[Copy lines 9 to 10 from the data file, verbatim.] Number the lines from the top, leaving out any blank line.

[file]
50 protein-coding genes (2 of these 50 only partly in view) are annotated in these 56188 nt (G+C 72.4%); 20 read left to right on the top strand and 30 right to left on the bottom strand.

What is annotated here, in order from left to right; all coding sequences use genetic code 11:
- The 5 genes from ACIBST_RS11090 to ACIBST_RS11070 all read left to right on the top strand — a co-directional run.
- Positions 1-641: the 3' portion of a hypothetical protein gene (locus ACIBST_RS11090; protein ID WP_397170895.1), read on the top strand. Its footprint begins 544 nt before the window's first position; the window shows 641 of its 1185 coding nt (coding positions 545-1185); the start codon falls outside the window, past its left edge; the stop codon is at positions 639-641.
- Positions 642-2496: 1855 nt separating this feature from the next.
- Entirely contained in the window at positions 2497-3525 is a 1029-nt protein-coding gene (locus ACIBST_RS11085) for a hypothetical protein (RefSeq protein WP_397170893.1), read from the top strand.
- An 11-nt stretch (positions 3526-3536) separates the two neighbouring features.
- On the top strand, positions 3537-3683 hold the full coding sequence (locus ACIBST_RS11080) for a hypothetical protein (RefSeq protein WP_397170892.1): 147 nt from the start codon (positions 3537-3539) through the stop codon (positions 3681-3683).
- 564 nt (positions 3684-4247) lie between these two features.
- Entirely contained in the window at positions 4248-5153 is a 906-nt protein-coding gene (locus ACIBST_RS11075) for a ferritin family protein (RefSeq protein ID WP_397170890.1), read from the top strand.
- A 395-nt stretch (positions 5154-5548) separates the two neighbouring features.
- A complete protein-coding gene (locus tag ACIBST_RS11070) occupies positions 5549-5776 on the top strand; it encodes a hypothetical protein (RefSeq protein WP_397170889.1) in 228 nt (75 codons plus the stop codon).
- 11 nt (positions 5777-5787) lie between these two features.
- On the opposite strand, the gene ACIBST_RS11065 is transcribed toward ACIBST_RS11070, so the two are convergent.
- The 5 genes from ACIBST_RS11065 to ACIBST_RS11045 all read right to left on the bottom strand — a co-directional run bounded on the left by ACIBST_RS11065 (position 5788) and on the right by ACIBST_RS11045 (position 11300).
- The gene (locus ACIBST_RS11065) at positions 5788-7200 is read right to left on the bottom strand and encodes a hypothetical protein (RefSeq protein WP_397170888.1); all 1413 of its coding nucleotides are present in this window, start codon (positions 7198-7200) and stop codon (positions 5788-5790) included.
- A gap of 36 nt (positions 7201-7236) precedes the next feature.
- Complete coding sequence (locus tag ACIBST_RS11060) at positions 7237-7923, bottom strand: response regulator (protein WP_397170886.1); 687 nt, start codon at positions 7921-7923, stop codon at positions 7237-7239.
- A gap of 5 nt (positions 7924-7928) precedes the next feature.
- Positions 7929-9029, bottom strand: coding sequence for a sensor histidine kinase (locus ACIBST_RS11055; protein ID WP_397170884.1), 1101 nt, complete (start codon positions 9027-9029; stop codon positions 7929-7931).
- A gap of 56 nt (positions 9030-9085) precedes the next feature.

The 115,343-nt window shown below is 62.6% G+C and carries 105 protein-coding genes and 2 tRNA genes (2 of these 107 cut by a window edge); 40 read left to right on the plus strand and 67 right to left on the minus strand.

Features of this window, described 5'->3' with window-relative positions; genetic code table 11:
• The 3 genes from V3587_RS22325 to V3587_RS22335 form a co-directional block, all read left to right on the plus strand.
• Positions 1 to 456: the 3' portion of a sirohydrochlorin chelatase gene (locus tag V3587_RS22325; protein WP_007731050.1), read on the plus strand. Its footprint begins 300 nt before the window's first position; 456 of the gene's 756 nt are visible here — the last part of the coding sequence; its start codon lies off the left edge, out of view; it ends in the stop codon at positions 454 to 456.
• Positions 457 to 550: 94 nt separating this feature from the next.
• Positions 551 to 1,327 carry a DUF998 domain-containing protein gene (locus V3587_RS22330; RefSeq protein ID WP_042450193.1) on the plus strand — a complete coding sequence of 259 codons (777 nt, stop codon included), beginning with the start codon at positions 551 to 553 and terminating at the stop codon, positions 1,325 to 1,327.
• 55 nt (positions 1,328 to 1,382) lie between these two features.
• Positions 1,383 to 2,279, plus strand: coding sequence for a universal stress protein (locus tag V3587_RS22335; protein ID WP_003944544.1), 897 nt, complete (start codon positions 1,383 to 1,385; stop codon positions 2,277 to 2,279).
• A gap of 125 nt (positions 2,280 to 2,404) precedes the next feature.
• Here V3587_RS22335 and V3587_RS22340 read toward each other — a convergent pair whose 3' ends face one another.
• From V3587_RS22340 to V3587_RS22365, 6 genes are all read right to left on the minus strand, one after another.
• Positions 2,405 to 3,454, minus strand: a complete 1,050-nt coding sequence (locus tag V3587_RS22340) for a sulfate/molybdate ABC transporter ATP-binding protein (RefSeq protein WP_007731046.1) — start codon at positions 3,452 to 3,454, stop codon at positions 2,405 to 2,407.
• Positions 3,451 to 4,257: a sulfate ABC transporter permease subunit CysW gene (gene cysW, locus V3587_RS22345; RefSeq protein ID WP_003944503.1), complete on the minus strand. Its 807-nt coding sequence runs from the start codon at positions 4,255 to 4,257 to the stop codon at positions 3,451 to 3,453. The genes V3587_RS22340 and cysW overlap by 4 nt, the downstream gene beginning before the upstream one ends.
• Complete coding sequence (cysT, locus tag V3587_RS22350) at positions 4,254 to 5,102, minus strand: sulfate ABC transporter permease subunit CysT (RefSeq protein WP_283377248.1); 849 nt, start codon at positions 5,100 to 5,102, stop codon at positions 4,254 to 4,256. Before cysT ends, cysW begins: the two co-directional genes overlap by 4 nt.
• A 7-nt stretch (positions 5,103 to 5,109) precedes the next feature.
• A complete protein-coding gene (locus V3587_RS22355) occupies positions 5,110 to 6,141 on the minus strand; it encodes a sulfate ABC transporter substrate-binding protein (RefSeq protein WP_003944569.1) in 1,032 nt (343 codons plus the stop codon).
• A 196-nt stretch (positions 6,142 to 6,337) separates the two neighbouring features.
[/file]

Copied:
- 564 nt (positions 3684-4247) lie between these two features.
- Entirely contained in the window at positions 4248-5153 is a 906-nt protein-coding gene (locus ACIBST_RS11075) for a ferritin family protein (RefSeq protein ID WP_397170890.1), read from the top strand.